2-stroke cops on the beat
If you’re on Lake Tahoe this busy weekend – fishing, flying along on a Jet Ski or just eating a sandwich and basking in the sun – you may want to consider what kind of an engine is on your boat.
If not, a black boat with “Tahoe Regional Planning Agency” painted on it may pull up next to you and help remind you that a ban is in effect, prohibiting – with some exceptions – watercraft powered by two-stroke engines.
Boaters likely won’t be cited – unless they’ve been warned before.
Brian Judge of TRPA’s boat patrol said the agency has issued more than 30 warnings since the ordinance went into effect June 1.
“It’s going really smooth. We’ve hired some really experienced boat people. They know how to talk to the public,” Judge said.
For the past month, two people have patrolled the lake, dividing their time at public boat ramps and being on the lake in the agency’s new patrol boat. Two patrollers started Thursday, and officials now will be out there seven days a week.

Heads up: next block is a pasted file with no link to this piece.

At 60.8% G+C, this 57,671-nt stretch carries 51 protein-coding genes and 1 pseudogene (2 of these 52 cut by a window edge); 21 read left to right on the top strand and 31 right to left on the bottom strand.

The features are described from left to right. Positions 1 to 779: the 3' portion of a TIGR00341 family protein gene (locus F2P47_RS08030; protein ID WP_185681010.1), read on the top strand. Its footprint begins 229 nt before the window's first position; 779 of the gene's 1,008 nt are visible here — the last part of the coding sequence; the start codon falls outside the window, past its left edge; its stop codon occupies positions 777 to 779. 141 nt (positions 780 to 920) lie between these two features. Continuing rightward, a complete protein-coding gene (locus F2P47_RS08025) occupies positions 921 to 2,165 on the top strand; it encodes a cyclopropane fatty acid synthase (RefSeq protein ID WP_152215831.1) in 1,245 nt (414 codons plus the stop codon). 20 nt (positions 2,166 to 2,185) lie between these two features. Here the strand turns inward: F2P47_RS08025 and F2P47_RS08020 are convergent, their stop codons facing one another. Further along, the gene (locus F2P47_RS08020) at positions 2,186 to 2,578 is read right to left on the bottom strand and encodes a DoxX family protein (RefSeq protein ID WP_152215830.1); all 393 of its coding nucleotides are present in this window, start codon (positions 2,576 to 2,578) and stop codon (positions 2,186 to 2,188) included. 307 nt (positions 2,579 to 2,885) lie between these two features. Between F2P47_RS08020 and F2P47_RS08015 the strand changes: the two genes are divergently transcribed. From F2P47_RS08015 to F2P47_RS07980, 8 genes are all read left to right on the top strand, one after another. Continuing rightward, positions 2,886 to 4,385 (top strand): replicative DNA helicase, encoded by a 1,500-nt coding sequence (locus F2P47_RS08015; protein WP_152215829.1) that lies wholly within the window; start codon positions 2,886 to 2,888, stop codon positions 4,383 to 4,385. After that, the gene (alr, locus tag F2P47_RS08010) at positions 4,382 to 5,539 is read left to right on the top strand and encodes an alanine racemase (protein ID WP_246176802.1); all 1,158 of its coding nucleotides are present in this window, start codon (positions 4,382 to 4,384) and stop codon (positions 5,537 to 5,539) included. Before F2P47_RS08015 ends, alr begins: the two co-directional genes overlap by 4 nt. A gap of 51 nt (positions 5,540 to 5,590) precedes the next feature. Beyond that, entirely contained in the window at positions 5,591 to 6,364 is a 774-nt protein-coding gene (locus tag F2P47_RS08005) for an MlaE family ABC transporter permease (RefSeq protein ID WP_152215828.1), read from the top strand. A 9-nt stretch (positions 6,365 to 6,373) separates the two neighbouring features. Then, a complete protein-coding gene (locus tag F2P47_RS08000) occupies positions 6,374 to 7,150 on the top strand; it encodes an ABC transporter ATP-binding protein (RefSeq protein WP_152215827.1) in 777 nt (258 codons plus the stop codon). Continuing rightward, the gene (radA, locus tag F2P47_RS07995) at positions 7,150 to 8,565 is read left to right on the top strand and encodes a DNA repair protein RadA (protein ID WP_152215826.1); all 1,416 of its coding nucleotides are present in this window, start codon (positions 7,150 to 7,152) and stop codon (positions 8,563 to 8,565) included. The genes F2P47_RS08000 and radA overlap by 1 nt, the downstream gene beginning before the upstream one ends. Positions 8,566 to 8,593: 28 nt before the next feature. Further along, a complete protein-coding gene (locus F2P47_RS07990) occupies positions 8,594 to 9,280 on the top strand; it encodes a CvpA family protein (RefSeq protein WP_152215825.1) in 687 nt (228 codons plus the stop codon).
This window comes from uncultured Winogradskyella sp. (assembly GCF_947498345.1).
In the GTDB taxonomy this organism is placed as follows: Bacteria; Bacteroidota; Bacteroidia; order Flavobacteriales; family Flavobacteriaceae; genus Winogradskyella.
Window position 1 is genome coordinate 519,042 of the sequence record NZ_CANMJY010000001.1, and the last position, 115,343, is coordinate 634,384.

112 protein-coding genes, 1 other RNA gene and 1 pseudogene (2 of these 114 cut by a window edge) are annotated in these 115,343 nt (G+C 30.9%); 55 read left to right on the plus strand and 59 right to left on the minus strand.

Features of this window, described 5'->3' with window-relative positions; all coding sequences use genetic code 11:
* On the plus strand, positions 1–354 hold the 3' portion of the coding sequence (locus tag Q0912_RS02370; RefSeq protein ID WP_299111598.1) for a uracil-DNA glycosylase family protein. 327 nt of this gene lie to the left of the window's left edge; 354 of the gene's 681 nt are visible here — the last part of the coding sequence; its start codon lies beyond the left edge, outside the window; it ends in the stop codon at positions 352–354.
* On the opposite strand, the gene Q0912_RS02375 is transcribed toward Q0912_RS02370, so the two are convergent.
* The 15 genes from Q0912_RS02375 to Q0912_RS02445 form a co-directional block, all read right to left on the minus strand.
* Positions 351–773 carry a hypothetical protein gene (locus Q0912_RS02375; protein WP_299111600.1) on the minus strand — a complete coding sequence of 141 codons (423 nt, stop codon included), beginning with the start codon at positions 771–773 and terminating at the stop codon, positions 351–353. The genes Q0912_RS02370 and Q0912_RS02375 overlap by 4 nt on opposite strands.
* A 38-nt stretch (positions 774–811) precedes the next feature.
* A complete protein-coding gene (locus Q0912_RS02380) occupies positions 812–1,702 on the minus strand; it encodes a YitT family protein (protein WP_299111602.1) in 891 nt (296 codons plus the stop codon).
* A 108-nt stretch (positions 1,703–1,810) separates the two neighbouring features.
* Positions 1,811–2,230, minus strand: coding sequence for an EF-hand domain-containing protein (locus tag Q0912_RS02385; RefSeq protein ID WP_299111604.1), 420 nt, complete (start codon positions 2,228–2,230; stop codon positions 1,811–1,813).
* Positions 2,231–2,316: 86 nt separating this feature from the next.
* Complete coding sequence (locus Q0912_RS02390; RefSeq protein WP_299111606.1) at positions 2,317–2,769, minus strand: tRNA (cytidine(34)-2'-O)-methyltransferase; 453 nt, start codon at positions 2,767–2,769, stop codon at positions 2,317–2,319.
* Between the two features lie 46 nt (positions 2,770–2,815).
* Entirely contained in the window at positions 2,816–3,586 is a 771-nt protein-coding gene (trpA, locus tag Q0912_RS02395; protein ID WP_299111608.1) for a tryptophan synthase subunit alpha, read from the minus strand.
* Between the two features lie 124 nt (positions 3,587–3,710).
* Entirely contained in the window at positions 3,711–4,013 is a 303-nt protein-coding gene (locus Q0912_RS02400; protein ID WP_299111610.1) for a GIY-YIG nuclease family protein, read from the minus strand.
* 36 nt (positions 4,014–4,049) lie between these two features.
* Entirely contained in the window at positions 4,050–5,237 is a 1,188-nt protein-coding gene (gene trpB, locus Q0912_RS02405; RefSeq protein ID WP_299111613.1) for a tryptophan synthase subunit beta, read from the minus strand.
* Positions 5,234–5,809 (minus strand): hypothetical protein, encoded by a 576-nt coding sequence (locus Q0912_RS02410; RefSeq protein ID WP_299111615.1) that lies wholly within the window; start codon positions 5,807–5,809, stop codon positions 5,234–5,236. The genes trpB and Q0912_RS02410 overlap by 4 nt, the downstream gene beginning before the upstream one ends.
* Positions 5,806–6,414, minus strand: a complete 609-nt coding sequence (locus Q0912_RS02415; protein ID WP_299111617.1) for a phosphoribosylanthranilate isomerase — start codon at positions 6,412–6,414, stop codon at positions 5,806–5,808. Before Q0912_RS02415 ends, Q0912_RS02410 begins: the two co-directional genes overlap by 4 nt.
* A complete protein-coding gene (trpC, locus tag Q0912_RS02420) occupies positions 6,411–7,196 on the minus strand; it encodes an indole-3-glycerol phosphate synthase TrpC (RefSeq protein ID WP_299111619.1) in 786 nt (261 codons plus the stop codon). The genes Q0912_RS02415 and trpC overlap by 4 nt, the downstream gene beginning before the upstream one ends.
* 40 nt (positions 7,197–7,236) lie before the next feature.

Judge said most people are receptive to the patrollers. Some aren’t.
“People have seen us coming and gone to shore,” he said. “One guy covered up his engine when we were out by his pier.”
Others think TRPA’s ban isn’t doing enough.
“Some are upset you’re too strict; some are upset you’re not strict enough,” he said.
TRPA took action to institute the ban two years ago, and it was finalized this spring. TRPA officials claim two-stroke engines cause more pollution than other engine types.
The ban eliminates most of the engines powering Jet Skis and personal watercraft. Only a couple models of acceptable watercraft are available this summer.
Besides personal watercraft, there are other exemptions. Sailboats utilizing two-stroke engines as auxiliary power and watercraft powered by two-stroke engines rated at 10 horsepower or less are exempt for three years.
Judge said there are more people in violation using outboard motors than personal watercraft.
To enforce the ban, TRPA is focusing on education. Forty-five thousand registered boat owners in the counties touching Lake Tahoe have received a mailing from TRPA. Signs are posted at marinas, docks and boat ramps.
Additionally, because of a bill passed this year, Nevada Division of Wildlife officials and sheriff’s deputies from East Shore counties have the authority to issue warnings to violators.
Judge said TRPA is focusing on providing information this year and won’t cite people unless they’re repeat offenders. Officials likely will be less lenient next summer.
TRPA officials also are informing people about a 600-foot, no-wake zone that went into effect last year.
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